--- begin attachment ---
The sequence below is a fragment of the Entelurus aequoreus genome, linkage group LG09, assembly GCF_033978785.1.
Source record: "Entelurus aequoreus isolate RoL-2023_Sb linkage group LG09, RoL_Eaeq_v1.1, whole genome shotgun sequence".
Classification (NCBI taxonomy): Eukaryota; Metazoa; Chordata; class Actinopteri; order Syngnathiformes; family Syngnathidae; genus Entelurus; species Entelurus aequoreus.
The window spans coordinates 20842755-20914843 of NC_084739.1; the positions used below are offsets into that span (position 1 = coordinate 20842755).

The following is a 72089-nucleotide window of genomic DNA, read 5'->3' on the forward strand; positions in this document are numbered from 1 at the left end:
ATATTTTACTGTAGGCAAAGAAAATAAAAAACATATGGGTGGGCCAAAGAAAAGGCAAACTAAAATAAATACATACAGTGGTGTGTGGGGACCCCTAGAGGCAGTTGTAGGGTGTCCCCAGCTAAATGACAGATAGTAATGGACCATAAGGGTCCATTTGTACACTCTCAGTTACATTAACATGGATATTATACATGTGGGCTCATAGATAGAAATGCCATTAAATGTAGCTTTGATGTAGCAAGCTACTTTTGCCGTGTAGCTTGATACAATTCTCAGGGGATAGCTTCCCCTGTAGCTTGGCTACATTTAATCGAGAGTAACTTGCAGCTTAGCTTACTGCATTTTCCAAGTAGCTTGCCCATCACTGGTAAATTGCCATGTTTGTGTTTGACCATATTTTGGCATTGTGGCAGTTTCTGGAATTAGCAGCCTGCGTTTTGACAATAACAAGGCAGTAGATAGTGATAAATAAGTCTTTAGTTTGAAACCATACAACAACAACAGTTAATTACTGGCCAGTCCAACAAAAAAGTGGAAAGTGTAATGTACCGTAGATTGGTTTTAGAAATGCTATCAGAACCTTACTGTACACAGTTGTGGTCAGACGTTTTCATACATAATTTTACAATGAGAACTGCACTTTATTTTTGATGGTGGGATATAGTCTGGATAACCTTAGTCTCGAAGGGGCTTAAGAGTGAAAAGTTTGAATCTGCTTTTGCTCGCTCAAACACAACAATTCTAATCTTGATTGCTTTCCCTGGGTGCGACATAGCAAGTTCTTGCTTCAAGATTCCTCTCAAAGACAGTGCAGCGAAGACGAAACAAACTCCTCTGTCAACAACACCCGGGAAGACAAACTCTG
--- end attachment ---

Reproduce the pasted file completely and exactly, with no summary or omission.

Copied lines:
The sequence below is a fragment of the Entelurus aequoreus genome, linkage group LG09, assembly GCF_033978785.1.
Source record: "Entelurus aequoreus isolate RoL-2023_Sb linkage group LG09, RoL_Eaeq_v1.1, whole genome shotgun sequence".
Classification (NCBI taxonomy): Eukaryota; Metazoa; Chordata; class Actinopteri; order Syngnathiformes; family Syngnathidae; genus Entelurus; species Entelurus aequoreus.
The window spans coordinates 20842755-20914843 of NC_084739.1; the positions used below are offsets into that span (position 1 = coordinate 20842755).

The following is a 72089-nucleotide window of genomic DNA, read 5'->3' on the forward strand; positions in this document are numbered from 1 at the left end:
ATATTTTACTGTAGGCAAAGAAAATAAAAAACATATGGGTGGGCCAAAGAAAAGGCAAACTAAAATAAATACATACAGTGGTGTGTGGGGACCCCTAGAGGCAGTTGTAGGGTGTCCCCAGCTAAATGACAGATAGTAATGGACCATAAGGGTCCATTTGTACACTCTCAGTTACATTAACATGGATATTATACATGTGGGCTCATAGATAGAAATGCCATTAAATGTAGCTTTGATGTAGCAAGCTACTTTTGCCGTGTAGCTTGATACAATTCTCAGGGGATAGCTTCCCCTGTAGCTTGGCTACATTTAATCGAGAGTAACTTGCAGCTTAGCTTACTGCATTTTCCAAGTAGCTTGCCCATCACTGGTAAATTGCCATGTTTGTGTTTGACCATATTTTGGCATTGTGGCAGTTTCTGGAATTAGCAGCCTGCGTTTTGACAATAACAAGGCAGTAGATAGTGATAAATAAGTCTTTAGTTTGAAACCATACAACAACAACAGTTAATTACTGGCCAGTCCAACAAAAAAGTGGAAAGTGTAATGTACCGTAGATTGGTTTTAGAAATGCTATCAGAACCTTACTGTACACAGTTGTGGTCAGACGTTTTCATACATAATTTTACAATGAGAACTGCACTTTATTTTTGATGGTGGGATATAGTCTGGATAACCTTAGTCTCGAAGGGGCTTAAGAGTGAAAAGTTTGAATCTGCTTTTGCTCGCTCAAACACAACAATTCTAATCTTGATTGCTTTCCCTGGGTGCGACATAGCAAGTTCTTGCTTCAAGATTCCTCTCAAAGACAGTGCAGCGAAGACGAAACAAACTCCTCTGTCAACAACACCCGGGAAGACAAACTCTG